"London!" said Mrs. Chinnery.
"I am going to stay with an uncle," replied Joan.
"Quite a coincidence, isn't it?" said the captain, averting his gaze from the smiling face of Miss Hartley, and trying to keep his voice level.
"Coincidence!" said Mrs. Chinnery, staring at him.
"I've got to go, too," said the captain, with what he fondly imagined was a casual smile. "Got to run up and see my boys and girls. Just a flying visit there and back. So we are going together."
"You!" said the astonished Mrs. Chinnery. "Why didn't you tell me? Why, I've got nothing ready. Serves me right for putting things off."
The captain began to murmur something about an urgent letter, but Mrs. Chinnery, who had opened the cupboard and brought out a work-basket containing several pairs of the thick woollen socks that formed the captain's usual wear, was almost too busy to listen. She threaded a needle, and, drawing a sock over her left hand, set to work on a gaping wound that most women would have regarded as mortal.
Mr. Truefitt and Mrs. Willett entered from the garden just as the Captain was explaining for the third time.
"Children are not ill, I hope," said Mr. Truefitt with ill concealed anxiety.
"No," said the Captain.
Mrs. Willett had seated herself by the side of Mrs. Chinnery, ventured to pat that lady's busy hand.
"He will soon be back," she murmured.
"He will look after that," said Mr. Truefitt, with a boisterous laugh. "Won't you, cap'n?"
Miss Willett sat regarding Captain Trimblett with a pensive air. She was beginning to regard his diffidence and shyness as something abnormal. Hints of the most helpful nature only seemed to add to his discomfort, and she began to doubt whether he would ever muster up sufficient resolution to put an end to a situation that was fast becoming embarrassing to all concerned.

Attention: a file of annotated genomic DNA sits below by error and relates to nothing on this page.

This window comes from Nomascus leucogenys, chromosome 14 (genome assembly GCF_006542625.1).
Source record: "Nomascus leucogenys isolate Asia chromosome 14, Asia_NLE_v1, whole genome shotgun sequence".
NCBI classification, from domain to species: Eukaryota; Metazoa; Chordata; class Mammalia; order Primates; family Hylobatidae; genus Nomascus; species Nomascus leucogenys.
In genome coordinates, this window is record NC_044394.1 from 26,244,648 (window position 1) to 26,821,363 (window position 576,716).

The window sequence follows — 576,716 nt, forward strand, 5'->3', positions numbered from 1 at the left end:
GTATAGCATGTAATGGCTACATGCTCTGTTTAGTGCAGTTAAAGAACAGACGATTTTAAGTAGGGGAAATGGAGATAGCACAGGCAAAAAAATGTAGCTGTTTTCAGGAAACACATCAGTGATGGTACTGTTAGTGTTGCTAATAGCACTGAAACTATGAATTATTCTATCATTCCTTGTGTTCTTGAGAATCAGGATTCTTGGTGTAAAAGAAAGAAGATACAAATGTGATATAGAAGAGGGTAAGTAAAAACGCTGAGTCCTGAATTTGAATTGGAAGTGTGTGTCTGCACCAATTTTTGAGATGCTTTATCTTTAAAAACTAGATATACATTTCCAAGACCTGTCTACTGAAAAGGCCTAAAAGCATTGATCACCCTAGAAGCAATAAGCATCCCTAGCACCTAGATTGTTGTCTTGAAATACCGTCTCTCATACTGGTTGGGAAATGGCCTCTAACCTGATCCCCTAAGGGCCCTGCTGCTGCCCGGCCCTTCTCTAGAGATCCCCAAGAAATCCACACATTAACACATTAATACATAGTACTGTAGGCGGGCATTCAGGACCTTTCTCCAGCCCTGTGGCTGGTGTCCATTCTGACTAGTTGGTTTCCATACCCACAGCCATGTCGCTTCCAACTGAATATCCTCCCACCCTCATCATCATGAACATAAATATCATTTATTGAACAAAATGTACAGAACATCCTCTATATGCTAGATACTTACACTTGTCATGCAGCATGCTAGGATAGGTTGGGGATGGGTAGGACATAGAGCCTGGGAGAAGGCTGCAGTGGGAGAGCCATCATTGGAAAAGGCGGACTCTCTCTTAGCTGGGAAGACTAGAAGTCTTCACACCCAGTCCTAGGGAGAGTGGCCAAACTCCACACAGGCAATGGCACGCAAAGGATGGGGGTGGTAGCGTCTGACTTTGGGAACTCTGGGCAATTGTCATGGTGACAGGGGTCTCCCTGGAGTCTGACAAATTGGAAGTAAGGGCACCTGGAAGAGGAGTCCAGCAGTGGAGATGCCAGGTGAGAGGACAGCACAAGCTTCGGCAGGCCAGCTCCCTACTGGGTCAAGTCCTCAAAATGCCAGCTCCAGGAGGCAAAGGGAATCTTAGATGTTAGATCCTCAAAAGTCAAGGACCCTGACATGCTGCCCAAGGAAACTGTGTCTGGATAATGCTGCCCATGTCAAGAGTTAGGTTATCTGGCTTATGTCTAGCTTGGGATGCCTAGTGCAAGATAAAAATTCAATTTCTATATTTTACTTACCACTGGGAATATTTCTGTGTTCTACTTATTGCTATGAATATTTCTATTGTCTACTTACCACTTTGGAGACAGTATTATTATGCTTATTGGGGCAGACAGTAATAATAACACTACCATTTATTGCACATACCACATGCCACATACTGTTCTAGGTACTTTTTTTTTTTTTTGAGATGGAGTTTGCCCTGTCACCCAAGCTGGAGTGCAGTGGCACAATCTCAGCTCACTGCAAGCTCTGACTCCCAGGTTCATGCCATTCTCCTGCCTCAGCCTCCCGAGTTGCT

"Of course," she said, suddenly, "it is only right that you should run up and see your children first. I hadn't thought of that."
"First?" repeated the captain, his face flooding with colour as he realized the inward meaning of the remark. "What do you mean by first?"
His voice was so loud that Miss Willett sat up with a start and looked round nervously.
"Miss Willett means before you sail," said Joan, gently, before that lady could speak. "How pleased they will be to see you!"
"Aye, aye," said the captain, regaining his composure by an effort.
"What a lot of things he will have to tell them!" murmured the persevering Miss Willett. "Have you ever seen them?" she inquired, turning to Mrs. Chinnery.
"No," was the reply.
"How strange!" said Miss Willett, with a reproachful glance at the captain. "I expect you'll like them very much when you do."
"Sure to," chimed in Mr. Truefitt. "Susanna was always partial to children."
"I'm sure she is," said Miss Willett, regarding the industrious Mrs. Chinnery affectionately. "How fortunate!"
She rose as she spoke, and, screwing her face up at Joan with great significance, asked her whether she wouldn't care to see the garden.
"Very much," said Joan. "Come along," she added, turning to the captain. "Now come and show me that rose-bush you have been talking about so much."
Captain Trimblett rose with an alacrity that mystified Miss Willett more than ever, and, having gained the garden, found so many things to show Miss Hartley, and so much to talk about, that supper was on the table before he had finished. Fearful of being left alone with Miss Willett, he stuck to his young protector so closely that in going in at the door he trod on her heel. Miss Hartley entered the room limping, and, having gained her seat, sat eying him with an expression in which pain and reproachful mirth struggled for the mastery.
"What a delightful evening!" she said, in an affected voice, as the captain walked home with her about an hour later; "I have enjoyed myself tremendously."
The captain uttered an impatient exclamation.
"It reminded me of the old fable of the lion and the mouse," continued Joan.
The captain grunted again, and, in a voice that he vainly endeavoured to render polite, said that he did not know what she was talking about.